At the Enterprise 2.0 conference in Boston last week there was an impressive representation of actual practitioners of “enterprise social software” from major corporations like BofA, Raytheon, Alcatel-Lucent, Allstate, Humana, Jet Blue, M&M Mars, Eli Lilly, Cisco, Lockheed Martin, Booz Allen Hamilton and many others.
Many participants have blogged about the conference and I will refer to Bill Ives, Larry Hawes and Gil Yehuda and their summaries from the conference for a balanced view of the state of Enterprise 2.0. All have many references to other much respected bloggers and their conference take away and I encourage you to check them out.
Paula Thornton has an interesting post today – in reference to the conference – about “reinventing silos” that I find thought provoking. I have been in the trenches implementing solutions that would only succeed if company culture somehow could change/evolve/adapt. Paula is quoting Ben Foster from Allstate for saying “Enterprises and practitioners are often guilty of using Social Media as a cure chasing a disease.” I agree and will post about the role of organizational silos in my next post – stay tuned.
My own bottom line about the Boston conference is that there is a long way to go before Enterprise 2.0 “grows up” to be “WEB 2.0 for the enterprise” (or “Facebook and Twitter inside the firewall”). Integration with existing legacy systems, including general access control, logging of information exchanges in the context of a project or process combined with an upfront approach to industry specific compliance issues, FRCP and eDiscovery was rarely discussed during the sessions.
I also came away with the sense that a major driving force behind Enterprise 2.0 is a desire to get people to collaborate by other means than email. In essence that Enterprise 2.0 becomes a central repository for the exchange of messages and documents for a team of knowledge workers that need to collaborate in an easy and transparent way towards a common goal – sounds simple enough BUT it is not!
According to a recent AIIM report, there has been a dramatic increase in the understanding of how Web 2.0 technologies such as wikis, blogs, forums, and social networks can be used to improve business collaboration and knowledge sharing, with over half of organizations now considering Enterprise 2.0 to be “important” or “very important” to their business goals and success. Only 17% admitted that they have no idea what it is, compared to 40% at the start of 2008. However, only 25% of organizations are actually doing anything about it – but that is up from 12% in the previous survey.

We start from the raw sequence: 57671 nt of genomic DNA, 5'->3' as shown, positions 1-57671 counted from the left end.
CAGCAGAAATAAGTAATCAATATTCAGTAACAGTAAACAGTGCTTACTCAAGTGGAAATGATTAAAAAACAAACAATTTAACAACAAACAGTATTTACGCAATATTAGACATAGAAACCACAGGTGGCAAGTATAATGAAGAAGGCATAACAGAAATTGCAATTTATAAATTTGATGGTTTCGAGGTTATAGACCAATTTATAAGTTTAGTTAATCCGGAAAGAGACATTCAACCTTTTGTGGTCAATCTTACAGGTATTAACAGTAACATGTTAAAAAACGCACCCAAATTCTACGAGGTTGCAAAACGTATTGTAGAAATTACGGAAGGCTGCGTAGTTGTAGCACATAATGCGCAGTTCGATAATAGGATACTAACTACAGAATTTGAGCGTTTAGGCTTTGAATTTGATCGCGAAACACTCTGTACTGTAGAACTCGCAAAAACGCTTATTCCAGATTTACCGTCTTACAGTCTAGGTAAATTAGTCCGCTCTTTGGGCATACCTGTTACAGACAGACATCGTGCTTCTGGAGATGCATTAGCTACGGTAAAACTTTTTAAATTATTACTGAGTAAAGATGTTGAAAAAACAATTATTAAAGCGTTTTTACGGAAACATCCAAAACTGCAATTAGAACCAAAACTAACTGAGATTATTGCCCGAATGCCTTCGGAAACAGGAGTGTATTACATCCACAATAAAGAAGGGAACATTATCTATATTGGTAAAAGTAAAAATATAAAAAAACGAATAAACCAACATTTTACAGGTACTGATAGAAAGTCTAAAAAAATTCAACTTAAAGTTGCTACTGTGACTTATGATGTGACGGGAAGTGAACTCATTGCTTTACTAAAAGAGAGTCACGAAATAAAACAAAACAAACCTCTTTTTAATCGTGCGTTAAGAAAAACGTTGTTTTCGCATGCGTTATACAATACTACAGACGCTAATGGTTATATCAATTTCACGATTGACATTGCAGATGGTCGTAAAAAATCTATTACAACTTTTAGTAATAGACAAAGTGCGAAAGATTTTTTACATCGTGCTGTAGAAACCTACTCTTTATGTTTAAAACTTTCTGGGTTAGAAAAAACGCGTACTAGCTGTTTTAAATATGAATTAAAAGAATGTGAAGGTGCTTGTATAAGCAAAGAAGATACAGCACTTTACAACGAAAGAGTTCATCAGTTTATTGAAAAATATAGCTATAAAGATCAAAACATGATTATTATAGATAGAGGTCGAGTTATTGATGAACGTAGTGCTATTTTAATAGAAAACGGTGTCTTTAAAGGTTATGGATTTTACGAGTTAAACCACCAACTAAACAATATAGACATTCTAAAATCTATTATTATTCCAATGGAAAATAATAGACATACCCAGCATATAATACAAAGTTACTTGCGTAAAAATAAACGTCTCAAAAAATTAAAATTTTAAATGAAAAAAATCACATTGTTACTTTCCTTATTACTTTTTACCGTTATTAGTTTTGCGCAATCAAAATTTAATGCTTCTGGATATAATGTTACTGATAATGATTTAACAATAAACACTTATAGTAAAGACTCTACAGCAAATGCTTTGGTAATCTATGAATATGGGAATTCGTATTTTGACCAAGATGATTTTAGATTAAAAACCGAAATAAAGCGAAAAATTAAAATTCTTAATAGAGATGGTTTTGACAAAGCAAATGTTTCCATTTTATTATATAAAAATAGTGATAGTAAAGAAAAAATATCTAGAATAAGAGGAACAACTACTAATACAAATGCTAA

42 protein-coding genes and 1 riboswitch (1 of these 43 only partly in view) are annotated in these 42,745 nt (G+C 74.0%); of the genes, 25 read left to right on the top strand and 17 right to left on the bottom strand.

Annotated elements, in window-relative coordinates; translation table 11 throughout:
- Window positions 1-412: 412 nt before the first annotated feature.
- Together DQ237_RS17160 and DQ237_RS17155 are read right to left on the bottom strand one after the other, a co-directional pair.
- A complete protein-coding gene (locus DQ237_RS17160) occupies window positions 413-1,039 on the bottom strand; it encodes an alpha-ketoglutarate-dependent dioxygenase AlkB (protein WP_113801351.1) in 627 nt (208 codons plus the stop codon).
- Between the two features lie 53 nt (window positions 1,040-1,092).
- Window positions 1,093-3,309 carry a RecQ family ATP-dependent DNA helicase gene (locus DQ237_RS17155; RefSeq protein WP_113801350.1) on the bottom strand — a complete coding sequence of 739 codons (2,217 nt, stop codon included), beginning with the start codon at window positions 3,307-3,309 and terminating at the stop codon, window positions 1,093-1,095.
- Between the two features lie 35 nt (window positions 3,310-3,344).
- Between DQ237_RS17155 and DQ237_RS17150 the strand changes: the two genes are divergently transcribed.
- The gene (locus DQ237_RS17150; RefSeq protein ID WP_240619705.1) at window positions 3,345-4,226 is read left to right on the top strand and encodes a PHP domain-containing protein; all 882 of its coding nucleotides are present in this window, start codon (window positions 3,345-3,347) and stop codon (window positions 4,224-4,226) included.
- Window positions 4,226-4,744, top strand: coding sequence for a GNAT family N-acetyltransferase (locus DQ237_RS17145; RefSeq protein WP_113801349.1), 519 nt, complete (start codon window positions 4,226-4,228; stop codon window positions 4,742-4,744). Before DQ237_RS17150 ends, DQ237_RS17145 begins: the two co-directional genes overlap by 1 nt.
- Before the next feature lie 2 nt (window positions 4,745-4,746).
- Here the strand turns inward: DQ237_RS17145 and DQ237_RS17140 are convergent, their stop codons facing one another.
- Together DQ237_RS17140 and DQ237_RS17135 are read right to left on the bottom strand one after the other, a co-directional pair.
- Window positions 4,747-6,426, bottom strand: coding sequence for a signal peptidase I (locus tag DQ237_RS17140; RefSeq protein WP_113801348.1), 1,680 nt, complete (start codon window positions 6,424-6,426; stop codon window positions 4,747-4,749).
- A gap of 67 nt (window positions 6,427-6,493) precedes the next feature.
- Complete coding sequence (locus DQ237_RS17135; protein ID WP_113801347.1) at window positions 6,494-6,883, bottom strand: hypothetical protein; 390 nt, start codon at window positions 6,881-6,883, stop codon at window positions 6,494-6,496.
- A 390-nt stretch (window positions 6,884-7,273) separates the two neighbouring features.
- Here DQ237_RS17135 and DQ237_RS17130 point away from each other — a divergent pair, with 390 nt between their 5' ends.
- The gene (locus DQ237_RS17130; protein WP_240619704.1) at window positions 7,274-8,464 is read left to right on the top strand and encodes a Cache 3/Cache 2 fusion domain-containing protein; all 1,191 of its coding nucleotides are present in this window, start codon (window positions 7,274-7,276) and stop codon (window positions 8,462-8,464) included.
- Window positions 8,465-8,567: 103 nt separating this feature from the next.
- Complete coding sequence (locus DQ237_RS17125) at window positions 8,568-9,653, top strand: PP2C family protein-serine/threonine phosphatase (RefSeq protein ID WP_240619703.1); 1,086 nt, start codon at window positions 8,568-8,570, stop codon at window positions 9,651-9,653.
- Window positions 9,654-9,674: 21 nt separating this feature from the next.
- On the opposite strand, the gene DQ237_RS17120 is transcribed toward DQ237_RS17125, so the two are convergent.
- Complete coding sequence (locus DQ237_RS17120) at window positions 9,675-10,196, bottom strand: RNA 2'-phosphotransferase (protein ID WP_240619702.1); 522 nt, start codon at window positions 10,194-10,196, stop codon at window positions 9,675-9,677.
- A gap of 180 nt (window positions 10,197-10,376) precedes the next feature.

AIIM does a lot of research and some of the findings are quite scary:
- 34% of organizations never delete emails, 31% have no policy, 8% delete when running out of storage space, 27% delete after 1- 24 months
- Some 45% of organizations do not have a policy on Outlook “Archive settings” so most users will likely create .pst archive files on local drives
- 33% of organizations have no policy to deal with legal discovery, 40% would likely have to search back-up tapes, and 23% feel they would have gaps from deleted emails.
- 18% had been exposed to a legal challenge in the last 12 months and a further 15% in the last 3 years – a one-in-three chance.
Old habits and deep-seated corporate culture will be difficult to change without the chief change agents being senior management backed by a concerted effort to communicate to employees why this will benefit the overall organization and not threaten the individual. Knowledge is often perceived as power/job security and a difficult thing to share without getting something in return.